One appropriate public response is to specify public purposes and to demand that teachers reflect them, though we are reasonably cautious about adopting such an intrusive course. To the extent that explicit direction is absent, however, educators are left to their own devices. In such a case, our liberal tradition would recommend that we not subject children to the views of educators at an assigned school but allow families to avail themselves of a range of schools with diverse perspectives, so long as each teaches respect for our democratic and liberal tradition.
Today, our system of "public schooling" does little to ensure that our schools serve public purposes, while permitting some educators to use a publicly provided forum to promote their personal beliefs. Meanwhile, hiding behind the phrase's hallowed skirts are partisans who furiously attack any innovation that threatens their interests or beliefs.
There are many ways to provide legitimate public education. A restrictive state might tightly regulate school assignment, operations, and content, while another state might impose little regulation. However, there is no reason to regard the schools in the one state as more "public" than those in the other. The "publicness" of a school does not depend on class size, the use of certified teachers, rules governing employee termination, or the rest of the procedural apparatus that ensnares traditional district schools. The fact that public officials have the right to require public schools to comply with certain standards does not mean that schools subjected to more intrusive standards are somehow more public. The inclusion of religious schools in European systems, for instance, has been accompanied by intensive regulation of curricula and policy. Regulation on that order is not desirable, nor is it necessary for schools to operate as part of a public system; it is merely an operational choice made by officials in these relatively bureaucratic nations.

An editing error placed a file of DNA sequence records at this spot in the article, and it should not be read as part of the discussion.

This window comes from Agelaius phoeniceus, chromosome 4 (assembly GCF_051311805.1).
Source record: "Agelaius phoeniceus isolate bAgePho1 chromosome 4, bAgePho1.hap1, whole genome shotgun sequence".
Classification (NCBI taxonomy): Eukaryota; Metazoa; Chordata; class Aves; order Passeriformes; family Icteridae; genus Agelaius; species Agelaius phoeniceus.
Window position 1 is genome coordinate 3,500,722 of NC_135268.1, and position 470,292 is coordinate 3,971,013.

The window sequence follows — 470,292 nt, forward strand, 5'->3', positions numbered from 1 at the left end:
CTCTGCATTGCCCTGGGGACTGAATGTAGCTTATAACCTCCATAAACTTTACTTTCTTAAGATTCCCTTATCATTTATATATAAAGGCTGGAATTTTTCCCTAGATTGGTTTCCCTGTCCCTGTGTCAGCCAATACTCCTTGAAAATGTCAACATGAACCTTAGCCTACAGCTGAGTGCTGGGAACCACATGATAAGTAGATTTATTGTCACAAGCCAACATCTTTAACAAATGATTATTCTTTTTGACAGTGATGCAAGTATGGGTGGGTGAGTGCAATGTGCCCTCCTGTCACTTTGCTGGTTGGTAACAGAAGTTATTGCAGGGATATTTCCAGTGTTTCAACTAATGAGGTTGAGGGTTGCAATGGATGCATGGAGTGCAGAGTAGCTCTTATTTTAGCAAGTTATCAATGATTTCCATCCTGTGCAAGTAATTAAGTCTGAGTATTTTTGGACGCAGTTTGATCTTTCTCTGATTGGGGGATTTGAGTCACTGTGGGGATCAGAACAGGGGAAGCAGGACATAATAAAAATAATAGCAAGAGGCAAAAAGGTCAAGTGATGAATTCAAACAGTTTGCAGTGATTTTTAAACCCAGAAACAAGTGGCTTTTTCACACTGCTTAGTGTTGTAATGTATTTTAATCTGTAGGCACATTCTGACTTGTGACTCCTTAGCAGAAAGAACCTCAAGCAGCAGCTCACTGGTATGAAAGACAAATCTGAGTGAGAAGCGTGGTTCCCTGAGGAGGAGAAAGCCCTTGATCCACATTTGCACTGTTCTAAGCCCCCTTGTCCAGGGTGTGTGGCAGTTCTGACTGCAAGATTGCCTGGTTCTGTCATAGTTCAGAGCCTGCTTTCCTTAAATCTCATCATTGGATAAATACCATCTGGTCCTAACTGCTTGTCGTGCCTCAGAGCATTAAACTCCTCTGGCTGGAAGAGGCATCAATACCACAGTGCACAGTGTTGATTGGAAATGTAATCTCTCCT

As opportunities to deliver, structure, and practice education evolve, it is periodically necessary to revisit assumptions about what constitutes public schooling. The ideology and institutional self-interest that infuse the dominant current conception have fueled withering attacks on the very legitimacy of public schooling itself. Failure to address this impoverished status quo will increasingly offer critics cause to challenge the purpose and justification of public education. Maintaining and strengthening our commitment to public schooling requires that we rededicate ourselves to essential principles of opportunity, liberal democracy, and public benefit, while freeing ourselves from political demands and historic happenstance.
In an age when social and technological change have made possible new approaches to teaching and learning, pinched renderings of "public schooling" have grown untenable and counterproductive. They stifle creative efforts, confuse debates, and divert attention from more useful questions. A more expansive conception is truer to our traditions, more likely to foster shared values, and better suited to the challenges of the new century.
1. James Coleman, "Public Schools, Private Schools, and the Public Interest," Public Interest, Summer 1981, pp. 19-30. See also idem, "Quality and Equality in American Education," Phi Delta Kappan, November 1981, pp. 159-64.